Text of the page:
“Stop the carriage!” he yelled. “If you’re a zombie, prove it.”


When her countenance took on a greenish glow and vibrated, he was glad he’d worn the armor.
“If you can make your face do that during the day and in front of a camera, I think you could get an important part in a new movie. How would you like to go to Hollywood and play Queen of the Zombies? Not only that, if you can point out more zombies, I’ll pay you two dollars for each one. Is it a deal?”

When he reached out to shake her hand, she lunged for his stomach.

Slamming her head with a blackjack, he knocked her out of the carriage. When she hit the ground, he heard growls. Dozens of figures with green, vibrating faces came out of the jungle and headed toward him.

As he tried to get away, the horse bolted, throwing Brinker out of the carriage. Dazed and disoriented, he didn’t realize he was staggering toward the approaching zombies.

Mulu knocked him to the ground from behind. Baring mottled teeth, she ripped his shirt open and went for his stomach.

“Stop it!” he yelled, punching her face. “Don’t you wanna be a movie star?”

He screamed horribly when her teeth pierced the armor and slashed his stomach.

His body flooded with so much adrenalin he managed to break loose and disappear into jungle thickets. He ran until he blacked out.

When they asked him at a hospital how he got there, he couldn’t remember.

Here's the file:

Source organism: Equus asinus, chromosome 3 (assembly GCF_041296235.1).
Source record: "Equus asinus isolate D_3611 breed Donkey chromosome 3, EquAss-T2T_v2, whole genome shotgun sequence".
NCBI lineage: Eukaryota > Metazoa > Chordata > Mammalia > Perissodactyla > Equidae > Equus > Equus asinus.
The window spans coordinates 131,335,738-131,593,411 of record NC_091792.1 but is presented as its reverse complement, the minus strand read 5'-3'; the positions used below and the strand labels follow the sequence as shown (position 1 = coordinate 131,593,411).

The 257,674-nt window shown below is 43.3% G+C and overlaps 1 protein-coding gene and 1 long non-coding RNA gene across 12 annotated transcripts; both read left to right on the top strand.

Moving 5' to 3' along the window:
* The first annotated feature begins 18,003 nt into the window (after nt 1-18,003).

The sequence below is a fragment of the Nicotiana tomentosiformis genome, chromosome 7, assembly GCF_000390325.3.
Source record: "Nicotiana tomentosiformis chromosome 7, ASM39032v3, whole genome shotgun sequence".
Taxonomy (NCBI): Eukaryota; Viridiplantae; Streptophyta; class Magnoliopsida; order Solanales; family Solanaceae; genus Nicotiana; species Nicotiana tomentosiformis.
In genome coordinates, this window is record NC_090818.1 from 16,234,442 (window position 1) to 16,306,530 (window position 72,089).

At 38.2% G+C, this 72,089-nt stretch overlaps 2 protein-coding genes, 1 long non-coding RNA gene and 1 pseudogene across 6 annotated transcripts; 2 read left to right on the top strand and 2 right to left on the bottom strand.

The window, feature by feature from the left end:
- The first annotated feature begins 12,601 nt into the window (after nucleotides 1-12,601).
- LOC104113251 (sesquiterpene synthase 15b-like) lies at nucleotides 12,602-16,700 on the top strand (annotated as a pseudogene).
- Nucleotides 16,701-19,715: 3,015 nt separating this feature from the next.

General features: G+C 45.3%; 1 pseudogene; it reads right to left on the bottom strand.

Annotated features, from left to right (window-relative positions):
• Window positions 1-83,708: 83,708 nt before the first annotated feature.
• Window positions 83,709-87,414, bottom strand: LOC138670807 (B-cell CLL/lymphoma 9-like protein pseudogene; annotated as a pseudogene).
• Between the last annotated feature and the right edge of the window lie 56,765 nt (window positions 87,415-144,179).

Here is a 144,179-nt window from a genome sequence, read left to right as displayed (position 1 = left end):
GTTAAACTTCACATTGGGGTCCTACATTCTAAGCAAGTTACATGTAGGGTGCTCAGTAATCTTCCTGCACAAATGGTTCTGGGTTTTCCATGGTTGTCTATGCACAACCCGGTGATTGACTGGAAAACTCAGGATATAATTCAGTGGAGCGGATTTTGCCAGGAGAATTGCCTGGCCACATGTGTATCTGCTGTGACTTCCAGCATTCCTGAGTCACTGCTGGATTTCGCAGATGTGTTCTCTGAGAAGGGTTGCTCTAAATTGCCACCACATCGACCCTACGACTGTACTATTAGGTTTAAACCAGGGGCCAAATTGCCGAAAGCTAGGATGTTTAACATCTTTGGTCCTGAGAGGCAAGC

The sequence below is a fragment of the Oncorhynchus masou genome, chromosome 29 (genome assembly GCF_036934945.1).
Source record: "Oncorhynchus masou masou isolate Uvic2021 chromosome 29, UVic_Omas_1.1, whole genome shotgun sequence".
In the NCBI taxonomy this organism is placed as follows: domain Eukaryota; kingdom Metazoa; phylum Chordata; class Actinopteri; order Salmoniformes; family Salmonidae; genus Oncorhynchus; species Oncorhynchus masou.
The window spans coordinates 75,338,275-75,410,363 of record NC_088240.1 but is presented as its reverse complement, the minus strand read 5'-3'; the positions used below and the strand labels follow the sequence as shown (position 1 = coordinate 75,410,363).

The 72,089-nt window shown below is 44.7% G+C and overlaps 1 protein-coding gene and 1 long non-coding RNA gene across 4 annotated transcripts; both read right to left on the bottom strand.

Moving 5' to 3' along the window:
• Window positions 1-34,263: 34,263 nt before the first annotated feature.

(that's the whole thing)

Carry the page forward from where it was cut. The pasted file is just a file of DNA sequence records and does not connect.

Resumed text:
* * *
Galaxy Pictures paid his medical bills for a few weeks. When he didn’t improve, they canceled his contract.

Medical doctors couldn’t understand why Brinker’s stomach kept discharging pus. Nor could they comprehend why space-age medicines couldn’t stop the flow. They scoffed when he told them it was a zombie bite.

But Haitian folk doctors didn’t scoff. Though they sacrificed countless chickens to jungle gods, nothing stopped the pus or kept Mulu from invading Brinker’s lucid dreams and feasting on him while he slept.

One morning, he woke and found he was hemorrhaging. Mulu was chewing his intestines.

Too weak to fight her off, he groaned, “Please stop…I can…still…get you…to Hollywood. You…can…become…a great…movie star.”

She tore at his guts until he took his final breath.

About Michael A. Kechula
Michael A. Kechula's stories have been published by 134 magazines and 41 anthologies. He’s won first place in 12 contests and placed in eight others. He’s authored three books of flash and micro-fiction: The Area 51 Option and 70 More Speculative Fiction Tales; A Full Deck of Zombies--61 Speculative Fiction Tales; I Never Kissed Judy Garland and Other Tales of Romance. eBook versions available at and Paperbacks at His latest book, Writing Genre Flash Fiction The Minimalist Way - A Self Study Book, will be released December 2010.

Kickass Trailers: "The Troll Hunter"

A group of students investigates a series of mysterious bear killings, but learns that there are much more dangerous things going on. They start to follow a mysterious hunter, learning that he is actually a troll hunter.

Source IMDb.

Wednesday, January 5, 2011

Ponder this:

Michelangelo said, "Every block of stone has a statue inside it, and it is the task of the sculptor to discover it." Do you think that's the same with writing? Is there a story or poem in every sheet of paper?